For years, the people who live in the Nigton and Wakefield communities have depended on 20- and 30-year-old wells for daily living activities, like cooking, cleaning, and washing. Now, many of them have running water in their homes for the first time in their lives.
Freddie Spencer is very proud of his lush garden of purple hull peas and corn. Taking care of that garden will be much easier now that he has running water. It's been more than two weeks since his water got turned on, but after waiting nine years to get onto the new metered system, he still can't believe it.
"You won't have to worry about your pump [on your well] going out," said Spencer. "My pump went out the same day I hooked up, [but] I didn't have to worry about it at all."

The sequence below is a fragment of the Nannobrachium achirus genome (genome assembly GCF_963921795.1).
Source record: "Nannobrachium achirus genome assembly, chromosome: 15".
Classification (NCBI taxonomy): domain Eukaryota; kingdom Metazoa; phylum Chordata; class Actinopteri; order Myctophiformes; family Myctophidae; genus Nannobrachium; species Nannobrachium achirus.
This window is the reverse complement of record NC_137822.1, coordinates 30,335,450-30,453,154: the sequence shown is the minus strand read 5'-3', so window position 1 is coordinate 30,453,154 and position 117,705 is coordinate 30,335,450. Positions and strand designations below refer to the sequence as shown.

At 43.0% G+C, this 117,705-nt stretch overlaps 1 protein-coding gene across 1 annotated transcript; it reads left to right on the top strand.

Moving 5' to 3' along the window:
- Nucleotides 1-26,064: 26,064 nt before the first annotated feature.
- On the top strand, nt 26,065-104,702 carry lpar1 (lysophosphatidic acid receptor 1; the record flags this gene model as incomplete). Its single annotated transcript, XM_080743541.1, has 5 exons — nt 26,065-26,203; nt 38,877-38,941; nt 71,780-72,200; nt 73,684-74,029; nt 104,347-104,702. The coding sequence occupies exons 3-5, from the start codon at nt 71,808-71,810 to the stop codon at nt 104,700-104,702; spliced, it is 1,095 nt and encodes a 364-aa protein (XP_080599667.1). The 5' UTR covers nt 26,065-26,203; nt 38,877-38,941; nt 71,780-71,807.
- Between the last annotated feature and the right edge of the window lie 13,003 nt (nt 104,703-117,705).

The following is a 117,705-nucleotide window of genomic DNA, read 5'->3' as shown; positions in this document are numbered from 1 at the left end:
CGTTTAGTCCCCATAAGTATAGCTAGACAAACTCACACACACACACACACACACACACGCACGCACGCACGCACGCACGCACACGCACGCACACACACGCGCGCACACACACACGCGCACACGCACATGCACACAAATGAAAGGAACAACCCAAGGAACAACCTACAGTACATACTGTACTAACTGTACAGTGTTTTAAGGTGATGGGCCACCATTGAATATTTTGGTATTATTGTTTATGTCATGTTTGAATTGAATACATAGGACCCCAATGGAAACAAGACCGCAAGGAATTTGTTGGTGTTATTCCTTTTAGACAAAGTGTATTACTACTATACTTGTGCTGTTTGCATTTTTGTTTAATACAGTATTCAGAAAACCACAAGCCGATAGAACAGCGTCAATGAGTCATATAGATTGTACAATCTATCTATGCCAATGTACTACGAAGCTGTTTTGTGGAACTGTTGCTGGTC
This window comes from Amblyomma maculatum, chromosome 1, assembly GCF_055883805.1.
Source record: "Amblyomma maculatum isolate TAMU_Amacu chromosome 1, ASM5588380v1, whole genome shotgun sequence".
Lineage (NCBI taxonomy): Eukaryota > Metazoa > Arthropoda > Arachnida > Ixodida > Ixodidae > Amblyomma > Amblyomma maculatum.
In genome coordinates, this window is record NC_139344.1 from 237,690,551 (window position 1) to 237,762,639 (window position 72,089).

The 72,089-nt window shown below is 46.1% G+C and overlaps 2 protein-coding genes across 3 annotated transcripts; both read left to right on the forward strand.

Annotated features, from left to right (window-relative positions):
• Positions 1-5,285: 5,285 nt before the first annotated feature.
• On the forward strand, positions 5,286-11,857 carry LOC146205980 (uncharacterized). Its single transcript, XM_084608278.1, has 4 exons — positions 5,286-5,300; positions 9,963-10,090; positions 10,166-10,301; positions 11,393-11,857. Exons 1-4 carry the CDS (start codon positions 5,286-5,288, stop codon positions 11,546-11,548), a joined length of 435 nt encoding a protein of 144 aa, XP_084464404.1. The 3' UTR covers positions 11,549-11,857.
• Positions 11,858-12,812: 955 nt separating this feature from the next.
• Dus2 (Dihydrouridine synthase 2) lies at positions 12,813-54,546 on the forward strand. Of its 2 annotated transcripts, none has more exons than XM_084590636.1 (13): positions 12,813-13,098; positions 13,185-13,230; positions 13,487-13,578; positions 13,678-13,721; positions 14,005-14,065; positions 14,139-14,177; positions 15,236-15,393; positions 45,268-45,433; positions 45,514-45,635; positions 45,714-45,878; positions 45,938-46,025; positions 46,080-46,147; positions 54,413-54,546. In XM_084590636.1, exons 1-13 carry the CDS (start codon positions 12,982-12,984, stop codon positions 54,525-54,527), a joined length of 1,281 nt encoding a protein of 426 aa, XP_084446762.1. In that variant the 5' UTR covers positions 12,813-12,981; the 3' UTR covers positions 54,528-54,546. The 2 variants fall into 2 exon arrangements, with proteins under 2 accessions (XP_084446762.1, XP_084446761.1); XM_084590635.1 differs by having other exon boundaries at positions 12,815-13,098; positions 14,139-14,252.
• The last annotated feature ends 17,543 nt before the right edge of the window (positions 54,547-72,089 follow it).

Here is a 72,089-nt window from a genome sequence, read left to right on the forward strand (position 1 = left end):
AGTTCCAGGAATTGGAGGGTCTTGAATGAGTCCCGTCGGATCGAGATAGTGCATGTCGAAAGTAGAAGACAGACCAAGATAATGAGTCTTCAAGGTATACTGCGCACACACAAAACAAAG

Billy Ray Olson is the resident inspector for the new water system. He's also a Wakefield resident. Olson has never had running water in his own home during the 30 years he's lived there.
"We finally got it done," said Olson. "It was a long job, but we got it and everybody's happy now."
But for many Nigton-Wakefield residents, an up-to-date water system isn't just about convenience. The improvements also mean a cheaper water system, lower insurance rates, and higher property values.
"I knew it was gonna come, but I didn't know when because we kept waiting and waiting," said Spencer. "You know when you're dealing with the government, you have to wait on them."
The Nigton-Wakefield Water Supply Board has a one-year deal with an Alto company to fix any problems with the new metered system at no cost.